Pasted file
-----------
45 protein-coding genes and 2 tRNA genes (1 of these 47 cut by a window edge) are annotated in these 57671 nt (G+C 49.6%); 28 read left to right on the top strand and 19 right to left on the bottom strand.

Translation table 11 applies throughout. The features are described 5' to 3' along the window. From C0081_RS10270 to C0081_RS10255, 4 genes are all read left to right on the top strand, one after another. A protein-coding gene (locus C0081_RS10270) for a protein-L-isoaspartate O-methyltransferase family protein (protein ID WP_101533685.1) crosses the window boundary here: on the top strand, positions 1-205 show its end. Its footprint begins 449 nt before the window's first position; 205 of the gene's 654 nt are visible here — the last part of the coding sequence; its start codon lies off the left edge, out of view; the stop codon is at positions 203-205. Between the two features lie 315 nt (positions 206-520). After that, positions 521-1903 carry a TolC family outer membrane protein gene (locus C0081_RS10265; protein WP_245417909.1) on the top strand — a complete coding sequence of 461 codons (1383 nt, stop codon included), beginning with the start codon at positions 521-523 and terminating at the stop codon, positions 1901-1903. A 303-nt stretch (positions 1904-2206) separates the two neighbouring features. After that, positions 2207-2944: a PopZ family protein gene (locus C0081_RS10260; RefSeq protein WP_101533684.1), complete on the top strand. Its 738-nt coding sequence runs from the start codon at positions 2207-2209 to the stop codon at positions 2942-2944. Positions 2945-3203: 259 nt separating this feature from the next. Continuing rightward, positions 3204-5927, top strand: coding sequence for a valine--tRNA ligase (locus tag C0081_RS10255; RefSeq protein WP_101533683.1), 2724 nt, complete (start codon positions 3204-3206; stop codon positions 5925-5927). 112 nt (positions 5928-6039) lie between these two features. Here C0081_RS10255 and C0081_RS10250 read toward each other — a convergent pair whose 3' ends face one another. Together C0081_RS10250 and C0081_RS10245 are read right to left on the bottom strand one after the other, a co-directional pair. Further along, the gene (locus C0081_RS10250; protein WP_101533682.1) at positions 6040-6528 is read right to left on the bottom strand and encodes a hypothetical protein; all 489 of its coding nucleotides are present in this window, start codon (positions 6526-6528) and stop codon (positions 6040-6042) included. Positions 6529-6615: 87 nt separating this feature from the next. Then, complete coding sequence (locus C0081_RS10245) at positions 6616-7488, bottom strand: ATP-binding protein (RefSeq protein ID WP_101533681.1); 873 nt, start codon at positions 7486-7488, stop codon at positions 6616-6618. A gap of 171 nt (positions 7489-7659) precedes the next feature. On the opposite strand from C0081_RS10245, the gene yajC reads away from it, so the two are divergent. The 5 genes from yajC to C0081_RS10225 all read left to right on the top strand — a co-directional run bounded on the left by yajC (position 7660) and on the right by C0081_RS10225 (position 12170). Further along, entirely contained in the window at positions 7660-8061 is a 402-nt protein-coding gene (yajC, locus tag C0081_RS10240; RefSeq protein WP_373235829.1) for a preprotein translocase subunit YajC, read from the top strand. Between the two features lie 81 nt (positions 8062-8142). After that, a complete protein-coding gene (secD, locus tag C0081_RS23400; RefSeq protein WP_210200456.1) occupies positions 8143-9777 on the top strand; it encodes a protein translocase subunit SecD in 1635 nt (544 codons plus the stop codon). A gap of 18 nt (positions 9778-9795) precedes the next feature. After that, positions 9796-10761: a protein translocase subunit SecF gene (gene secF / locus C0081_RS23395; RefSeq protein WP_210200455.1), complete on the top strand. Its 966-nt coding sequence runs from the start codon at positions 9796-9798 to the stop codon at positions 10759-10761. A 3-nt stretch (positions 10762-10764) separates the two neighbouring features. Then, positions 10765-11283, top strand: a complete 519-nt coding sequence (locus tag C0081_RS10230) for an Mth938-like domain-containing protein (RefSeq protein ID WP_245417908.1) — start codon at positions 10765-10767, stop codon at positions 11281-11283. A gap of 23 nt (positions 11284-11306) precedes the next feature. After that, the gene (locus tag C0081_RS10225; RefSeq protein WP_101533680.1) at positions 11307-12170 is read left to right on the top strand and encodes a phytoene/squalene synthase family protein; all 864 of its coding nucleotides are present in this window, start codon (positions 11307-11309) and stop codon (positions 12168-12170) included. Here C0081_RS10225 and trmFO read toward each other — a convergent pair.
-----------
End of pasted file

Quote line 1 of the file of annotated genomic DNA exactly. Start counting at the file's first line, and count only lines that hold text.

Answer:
45 protein-coding genes and 2 tRNA genes (1 of these 47 cut by a window edge) are annotated in these 57671 nt (G+C 49.6%); 28 read left to right on the top strand and 19 right to left on the bottom strand.